Psalm 88 Bible Commentary

John Darby’s Synopsis

(Read all of Psalm 88)
God's just wrath as to a broken law

Psalm 88 puts the remnant under the deep and dreadful sense of a broken law, and God's fierce wrath, which, in justice comes upon those who have done so. It is not now outward sorrows or oppression of enemies, but that which is far, far deeper between the soul and God. And though the judgments of God have brought him into lowliness, (and so it ever is morally with the soul when thus visited of God, for what can man then do, if he would help?) yet this was only a part of the trouble, viewing it as a full expression of God's wrath; but death and wrath are the true burden of the psalm—God's terrors on the soul. Nor is there, as a present thing, any comfort, or a prospect of deliverance as from human oppression however dark for faith. The psalm closes in distress; its dealings are wholly with God; and so God must he known, till grace is known. Israel under law must come under a sense of divine wrath for a broken law; it is right it should But remark further, it is still a God with whom they are in relationship. They have been delivered, brought back into the land, nearer to God, and hence into the sense of what their deserved position is in respect of this relationship. This is much to be observed, and observed for ourselves too; for a God of salvation may be really known in a general way, and truly, without the conscience being searched out, and divine wrath known in, and removed from, the conscience. "O Jehovah, God of my salvation!" is the address of this psalm. This gives it its weight and true character, and makes it much more terrible. The full blessing of liberty in grace may not be known, but the relationship with the God of salvation—He Himself—the consciousness of having to say to Him is sufficiently known to make the privation of His favour and the sense of His wrath dreadful beyond all—the one dreadful thing.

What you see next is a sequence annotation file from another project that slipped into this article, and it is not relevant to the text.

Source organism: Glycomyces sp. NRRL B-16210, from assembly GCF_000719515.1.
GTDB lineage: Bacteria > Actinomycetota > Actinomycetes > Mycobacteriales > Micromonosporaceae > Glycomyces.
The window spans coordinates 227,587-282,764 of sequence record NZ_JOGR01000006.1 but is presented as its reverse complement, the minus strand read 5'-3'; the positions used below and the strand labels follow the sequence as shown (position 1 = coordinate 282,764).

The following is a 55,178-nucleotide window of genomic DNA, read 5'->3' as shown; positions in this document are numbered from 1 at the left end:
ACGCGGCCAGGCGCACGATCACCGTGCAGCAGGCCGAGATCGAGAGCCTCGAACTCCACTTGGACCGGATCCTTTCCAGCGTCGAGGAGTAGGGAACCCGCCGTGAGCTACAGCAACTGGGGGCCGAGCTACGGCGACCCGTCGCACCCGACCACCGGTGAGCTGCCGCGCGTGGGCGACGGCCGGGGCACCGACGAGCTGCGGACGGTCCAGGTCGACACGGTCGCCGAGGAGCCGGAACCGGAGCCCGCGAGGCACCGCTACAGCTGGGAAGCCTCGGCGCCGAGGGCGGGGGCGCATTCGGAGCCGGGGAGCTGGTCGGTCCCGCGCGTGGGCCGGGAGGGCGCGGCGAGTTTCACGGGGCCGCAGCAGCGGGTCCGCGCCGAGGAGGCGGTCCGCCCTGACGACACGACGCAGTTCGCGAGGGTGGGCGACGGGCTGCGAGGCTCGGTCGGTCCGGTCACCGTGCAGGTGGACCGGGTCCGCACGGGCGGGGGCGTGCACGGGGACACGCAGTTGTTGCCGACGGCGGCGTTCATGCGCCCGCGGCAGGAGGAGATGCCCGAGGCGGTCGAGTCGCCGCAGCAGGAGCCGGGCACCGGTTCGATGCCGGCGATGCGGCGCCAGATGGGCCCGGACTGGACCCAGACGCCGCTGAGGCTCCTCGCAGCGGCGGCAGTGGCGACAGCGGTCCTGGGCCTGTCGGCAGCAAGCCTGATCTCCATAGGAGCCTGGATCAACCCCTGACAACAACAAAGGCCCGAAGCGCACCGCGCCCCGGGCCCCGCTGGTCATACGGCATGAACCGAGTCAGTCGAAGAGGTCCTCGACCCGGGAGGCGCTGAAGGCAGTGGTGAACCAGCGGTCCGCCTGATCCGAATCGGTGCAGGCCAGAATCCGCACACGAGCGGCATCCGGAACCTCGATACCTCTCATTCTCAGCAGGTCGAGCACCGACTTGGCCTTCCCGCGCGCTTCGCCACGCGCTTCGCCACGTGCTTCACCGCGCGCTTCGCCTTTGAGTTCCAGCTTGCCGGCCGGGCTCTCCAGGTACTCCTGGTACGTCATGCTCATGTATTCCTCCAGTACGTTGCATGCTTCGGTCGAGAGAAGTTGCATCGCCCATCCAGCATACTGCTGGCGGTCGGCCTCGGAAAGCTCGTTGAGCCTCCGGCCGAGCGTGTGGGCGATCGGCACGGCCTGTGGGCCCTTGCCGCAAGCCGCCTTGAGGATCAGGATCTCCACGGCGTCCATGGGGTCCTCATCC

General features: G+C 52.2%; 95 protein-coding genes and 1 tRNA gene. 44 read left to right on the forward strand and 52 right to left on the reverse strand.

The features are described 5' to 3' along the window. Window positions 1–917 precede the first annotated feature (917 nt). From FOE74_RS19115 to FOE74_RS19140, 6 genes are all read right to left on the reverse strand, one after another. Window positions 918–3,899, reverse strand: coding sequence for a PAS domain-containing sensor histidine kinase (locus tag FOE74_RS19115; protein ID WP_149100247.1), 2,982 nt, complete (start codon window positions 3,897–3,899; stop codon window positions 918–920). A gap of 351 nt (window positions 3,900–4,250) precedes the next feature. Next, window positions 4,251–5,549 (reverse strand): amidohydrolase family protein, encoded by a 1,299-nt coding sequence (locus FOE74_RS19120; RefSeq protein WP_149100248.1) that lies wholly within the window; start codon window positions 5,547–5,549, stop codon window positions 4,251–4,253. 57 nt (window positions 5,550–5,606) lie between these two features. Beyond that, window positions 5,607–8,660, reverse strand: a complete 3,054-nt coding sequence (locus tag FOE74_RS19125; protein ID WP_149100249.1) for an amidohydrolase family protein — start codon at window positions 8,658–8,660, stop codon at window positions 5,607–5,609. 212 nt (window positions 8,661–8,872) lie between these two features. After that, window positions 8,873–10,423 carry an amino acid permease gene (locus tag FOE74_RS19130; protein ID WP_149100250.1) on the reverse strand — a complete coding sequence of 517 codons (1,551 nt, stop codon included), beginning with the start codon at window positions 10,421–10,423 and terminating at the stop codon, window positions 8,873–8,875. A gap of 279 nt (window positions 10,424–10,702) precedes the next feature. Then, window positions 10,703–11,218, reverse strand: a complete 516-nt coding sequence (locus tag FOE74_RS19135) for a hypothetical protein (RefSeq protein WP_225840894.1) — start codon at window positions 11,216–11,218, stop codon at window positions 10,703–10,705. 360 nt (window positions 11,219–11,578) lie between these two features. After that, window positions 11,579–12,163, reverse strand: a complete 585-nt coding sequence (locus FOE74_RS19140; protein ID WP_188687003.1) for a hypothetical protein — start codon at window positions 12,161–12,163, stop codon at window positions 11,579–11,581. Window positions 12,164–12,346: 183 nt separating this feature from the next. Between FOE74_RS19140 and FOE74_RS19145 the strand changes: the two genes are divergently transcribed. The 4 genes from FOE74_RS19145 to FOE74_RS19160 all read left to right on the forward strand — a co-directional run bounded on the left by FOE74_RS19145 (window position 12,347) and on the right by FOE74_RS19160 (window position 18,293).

With the Jews, under the law, circumstances and government may more enter into this case, because their relationship with Jehovah is connected with them. Still Jehovah's fierce wrath is the great and terrible burden; and this terror of the Almighty, or more accurately, of Jehovah, drinking up the spirit, is the subject of this psalm—the sense the remnant will have of wrath, under a broken law, in that day. Sorrow had visited them before. They had been afflicted and ready to die from youth; for such indeed had been their portion as cast off but now restored, and so far brought into connection with Jehovah, the God of their salvation, they must feel the depths of their moral position between Himself and them alone—the wrath of Jehovah that was due to them. The real recovery, the righteous bringing into blessing, could not be without this. Not that, indeed, the wrath would abide on them. Hence there is faith, hope, though no comfort, in the psalm; for it is when mercy has been shewn and known, that this distress comes on them; when they have entered on the relationship by that mercy that its value, as has been said, may be felt; just like Job already blest, and then made to know himself—what man was, as between him and Jehovah, when the question of acceptance, of righteousness, was raised. The wrath will not abide upon them because the true cup of it has been drunk by Christ; but they must enter into the understanding of it, as under law, for they had been under law, and pretended to righteousness under it—at least, that question was not solved for them. How truly Christ entered into this in the closing epoch of His life, I need not say. It is the great fact of His history.

It is to be remarked that, even as to the direct subject of the psalm, the terrors have not been always on the sufferer. Afflicted and ready to die he had been; [1] such had been his life; but now he felt his soul cast off, and lover and friend even, whom he previously had had, put far from him by the hand of God. So, indeed, it was with Christ. His disciples could not then continue with Him in His temptations. He bore witness to them, that till then they had; but now, sifted as wheat, desertion or denial was the part of the best of them. Such was our Saviour's portion: only that, unspared and then undelivered, He indeed drank the cup which shall make the remnant escape the death they are fearing. It may press upon them as a lesson to know righteousness and deliverance, but the cup of wrath they will not drink. They are heard and set free on the earth. This psalm then is wrath under law; the next, mercy and favour in Christ, but as yet resting in promise. Actual deliverance is in the next book, by the full bringing in of Jehovah-Messiah for the world, and Israel's sabbath.

[1] Some, as Venema, translate, "because of my casting away or down" instead of "from my youth." Rosenmüller gives both. Compare Psalm 129.